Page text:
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L-lysine is an essential amino acid that has to be provided through the food we eat, since it can’t be produced by the body. Together with 19 other amino acids lysine is building all the proteins in our body. Some amino acids are synthesized in the body and they are called non-essential and those which have to be taken by the food are called essential amino acids.

Lysine is important for the overall growth of our body, building of new muscles and recovery from the injuries of the body. It helps in production of carnitine, lowering cholesterol in the blood and converting fatty acids to the energy fuel for the body. Lysine gets converted into allysine in the body, which is important for production of both collagen and elastin. Collagen, on the other hand is necessary for healthy bones, cartilage, tendons, and skin.

Lysine is used to treat cold sores and herpes simplex infections. Patients suffering from herpes are advised to use supplements that contain at least 1250mg of lysine, and also some vitamin C and zinc.

Athletes need more lysine during the strenuous exercise. After an intensive physical stress, the body requires more lysine and uses all available reserves. If the exercise was extremely intensive, there might be a lack of lysine, causing muscle damage. Therefore, many sport doctors recommend taking lysine supplements to avoid these consequences.

Lysine Deficiency

Lack of lysine in the diet might cause many medical problems. There may be a problem with the loss of hair or appetite, anemia, growth difficulties, bloodshot eyes, kidney stones and reproductive problems. People suffering from lysine deficiency could also experience anxiety, dizziness, tiredness, lethargy and concentration problems.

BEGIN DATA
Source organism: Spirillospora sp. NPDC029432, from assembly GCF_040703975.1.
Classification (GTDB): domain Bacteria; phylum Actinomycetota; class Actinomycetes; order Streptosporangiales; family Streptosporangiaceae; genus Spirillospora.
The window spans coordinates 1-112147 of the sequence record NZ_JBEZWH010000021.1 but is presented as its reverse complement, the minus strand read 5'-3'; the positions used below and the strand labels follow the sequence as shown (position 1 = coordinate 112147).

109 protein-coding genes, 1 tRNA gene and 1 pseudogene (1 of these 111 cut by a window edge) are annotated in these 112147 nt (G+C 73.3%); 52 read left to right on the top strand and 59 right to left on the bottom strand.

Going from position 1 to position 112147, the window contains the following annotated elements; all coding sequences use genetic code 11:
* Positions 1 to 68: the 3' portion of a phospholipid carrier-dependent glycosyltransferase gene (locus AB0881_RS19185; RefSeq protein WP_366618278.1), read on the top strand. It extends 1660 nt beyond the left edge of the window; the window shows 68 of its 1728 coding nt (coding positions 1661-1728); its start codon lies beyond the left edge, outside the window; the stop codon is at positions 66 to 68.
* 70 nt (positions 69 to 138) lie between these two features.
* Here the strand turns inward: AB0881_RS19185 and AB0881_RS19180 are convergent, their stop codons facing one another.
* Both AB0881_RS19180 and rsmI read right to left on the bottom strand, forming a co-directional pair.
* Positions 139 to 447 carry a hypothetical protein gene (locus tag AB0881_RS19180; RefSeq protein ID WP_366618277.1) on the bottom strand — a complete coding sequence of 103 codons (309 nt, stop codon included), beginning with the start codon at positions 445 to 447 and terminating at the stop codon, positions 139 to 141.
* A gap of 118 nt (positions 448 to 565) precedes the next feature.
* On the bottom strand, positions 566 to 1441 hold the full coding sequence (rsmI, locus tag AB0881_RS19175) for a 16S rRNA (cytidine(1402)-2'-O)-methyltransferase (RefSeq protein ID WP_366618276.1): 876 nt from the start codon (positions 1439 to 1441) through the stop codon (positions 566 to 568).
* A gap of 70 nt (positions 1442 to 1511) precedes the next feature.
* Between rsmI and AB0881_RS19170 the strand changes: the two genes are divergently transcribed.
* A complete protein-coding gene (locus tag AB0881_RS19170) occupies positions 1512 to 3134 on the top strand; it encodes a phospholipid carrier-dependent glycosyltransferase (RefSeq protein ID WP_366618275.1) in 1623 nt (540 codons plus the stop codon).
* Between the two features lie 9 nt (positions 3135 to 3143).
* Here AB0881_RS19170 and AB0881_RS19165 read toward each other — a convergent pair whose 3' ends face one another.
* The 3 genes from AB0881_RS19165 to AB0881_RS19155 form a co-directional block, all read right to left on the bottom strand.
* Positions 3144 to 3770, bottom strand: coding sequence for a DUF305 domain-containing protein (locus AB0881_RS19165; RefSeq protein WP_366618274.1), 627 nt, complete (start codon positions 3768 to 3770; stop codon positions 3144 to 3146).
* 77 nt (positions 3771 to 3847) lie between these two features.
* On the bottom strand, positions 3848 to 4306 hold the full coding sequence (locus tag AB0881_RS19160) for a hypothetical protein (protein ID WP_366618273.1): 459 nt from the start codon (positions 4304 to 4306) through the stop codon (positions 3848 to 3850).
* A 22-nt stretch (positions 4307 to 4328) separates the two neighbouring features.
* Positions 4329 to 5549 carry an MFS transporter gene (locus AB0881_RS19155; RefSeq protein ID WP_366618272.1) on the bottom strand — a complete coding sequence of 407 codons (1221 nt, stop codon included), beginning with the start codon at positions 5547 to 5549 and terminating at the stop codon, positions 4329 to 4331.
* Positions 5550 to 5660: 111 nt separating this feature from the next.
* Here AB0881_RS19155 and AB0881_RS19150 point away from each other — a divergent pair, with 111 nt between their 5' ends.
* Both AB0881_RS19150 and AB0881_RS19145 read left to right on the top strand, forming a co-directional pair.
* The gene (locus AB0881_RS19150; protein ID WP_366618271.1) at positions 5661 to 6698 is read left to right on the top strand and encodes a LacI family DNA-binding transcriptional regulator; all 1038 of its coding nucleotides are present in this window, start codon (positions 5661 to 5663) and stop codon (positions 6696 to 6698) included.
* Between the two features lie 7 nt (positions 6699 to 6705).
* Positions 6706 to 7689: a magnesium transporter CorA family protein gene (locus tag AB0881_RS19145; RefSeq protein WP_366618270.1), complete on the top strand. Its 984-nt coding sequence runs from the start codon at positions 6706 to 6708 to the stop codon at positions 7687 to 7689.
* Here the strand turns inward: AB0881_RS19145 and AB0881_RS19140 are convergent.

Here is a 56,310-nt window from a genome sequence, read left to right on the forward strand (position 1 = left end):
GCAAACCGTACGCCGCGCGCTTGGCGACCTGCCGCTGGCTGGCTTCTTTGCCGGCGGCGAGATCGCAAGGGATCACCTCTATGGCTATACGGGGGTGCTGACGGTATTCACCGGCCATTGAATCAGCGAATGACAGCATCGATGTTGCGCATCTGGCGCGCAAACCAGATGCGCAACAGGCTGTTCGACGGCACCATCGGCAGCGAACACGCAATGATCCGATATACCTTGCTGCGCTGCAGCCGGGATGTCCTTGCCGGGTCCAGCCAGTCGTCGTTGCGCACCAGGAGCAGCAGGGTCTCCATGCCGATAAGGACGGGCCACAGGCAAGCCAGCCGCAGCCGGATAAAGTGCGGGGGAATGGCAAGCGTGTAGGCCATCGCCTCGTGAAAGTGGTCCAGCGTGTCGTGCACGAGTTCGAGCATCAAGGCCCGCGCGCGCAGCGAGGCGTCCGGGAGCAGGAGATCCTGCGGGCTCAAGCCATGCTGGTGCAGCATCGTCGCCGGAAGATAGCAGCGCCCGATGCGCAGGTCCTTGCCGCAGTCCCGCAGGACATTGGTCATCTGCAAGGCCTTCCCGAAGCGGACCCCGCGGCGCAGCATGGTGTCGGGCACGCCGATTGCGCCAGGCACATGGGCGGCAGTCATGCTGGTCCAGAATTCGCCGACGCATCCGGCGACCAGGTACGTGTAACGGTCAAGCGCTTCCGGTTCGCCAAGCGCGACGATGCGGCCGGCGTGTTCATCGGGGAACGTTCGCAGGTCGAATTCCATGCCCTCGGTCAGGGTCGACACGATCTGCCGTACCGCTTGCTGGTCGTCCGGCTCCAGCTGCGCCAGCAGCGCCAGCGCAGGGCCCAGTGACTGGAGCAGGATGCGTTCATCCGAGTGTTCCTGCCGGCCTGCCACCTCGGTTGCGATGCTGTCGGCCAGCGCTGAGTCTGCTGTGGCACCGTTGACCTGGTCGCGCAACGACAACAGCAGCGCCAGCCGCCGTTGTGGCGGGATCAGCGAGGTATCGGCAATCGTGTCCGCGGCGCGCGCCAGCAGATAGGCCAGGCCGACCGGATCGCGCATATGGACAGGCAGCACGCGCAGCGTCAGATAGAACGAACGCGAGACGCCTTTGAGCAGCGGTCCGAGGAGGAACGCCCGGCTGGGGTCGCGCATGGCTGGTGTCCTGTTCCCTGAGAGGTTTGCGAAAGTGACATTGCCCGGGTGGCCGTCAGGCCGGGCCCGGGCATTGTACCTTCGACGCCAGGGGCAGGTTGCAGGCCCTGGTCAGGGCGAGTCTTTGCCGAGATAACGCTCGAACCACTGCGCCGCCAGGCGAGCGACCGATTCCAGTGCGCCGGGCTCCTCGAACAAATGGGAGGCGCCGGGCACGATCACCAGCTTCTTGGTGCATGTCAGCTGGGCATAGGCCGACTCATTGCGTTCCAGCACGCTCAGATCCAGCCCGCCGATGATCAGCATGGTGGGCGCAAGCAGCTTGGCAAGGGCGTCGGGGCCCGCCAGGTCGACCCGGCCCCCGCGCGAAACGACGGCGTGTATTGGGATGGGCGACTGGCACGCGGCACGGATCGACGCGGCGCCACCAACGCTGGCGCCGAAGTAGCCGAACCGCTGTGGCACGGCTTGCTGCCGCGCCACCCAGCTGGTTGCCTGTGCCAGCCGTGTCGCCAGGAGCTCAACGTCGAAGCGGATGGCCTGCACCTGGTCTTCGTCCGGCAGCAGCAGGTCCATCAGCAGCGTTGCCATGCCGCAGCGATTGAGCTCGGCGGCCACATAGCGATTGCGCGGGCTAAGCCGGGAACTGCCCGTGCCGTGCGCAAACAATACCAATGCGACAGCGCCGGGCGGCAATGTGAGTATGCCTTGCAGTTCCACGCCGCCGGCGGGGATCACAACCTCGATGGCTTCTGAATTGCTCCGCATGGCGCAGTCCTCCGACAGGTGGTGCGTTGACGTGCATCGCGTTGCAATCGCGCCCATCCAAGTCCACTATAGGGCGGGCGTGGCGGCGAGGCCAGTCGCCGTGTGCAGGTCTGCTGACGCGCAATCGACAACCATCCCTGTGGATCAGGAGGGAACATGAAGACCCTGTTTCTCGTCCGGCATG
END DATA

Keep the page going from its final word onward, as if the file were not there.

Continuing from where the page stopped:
Lysine Food

Certain foods are great sources of lysine, and many people prefer using them instead of the lysine supplements. Animal food, especially beef and pork are rich in lysine. Fish, shellfish, turkey, chicken and eggs are also well known to contain plenty of lysine. If you are cheese lover, you don’t have to worry, because you probably eat plenty of this amino acid. Actually, milk, yogurt and all other dairy products contain lysine, but cheeses have higher amounts of it. You can eat any of the cheeses: Edam, Gouda, gruyere, parmesan, etc. Seaweed and parsley, celery, pumpkins, cauliflower, peas and grains are great sources of lysine food suitable for vegetarians. There is plenty of this amino acid in different nuts (almonds, Brazil and cashew nuts) and also in some fruits, such as apples, bananas, apricots and pears.

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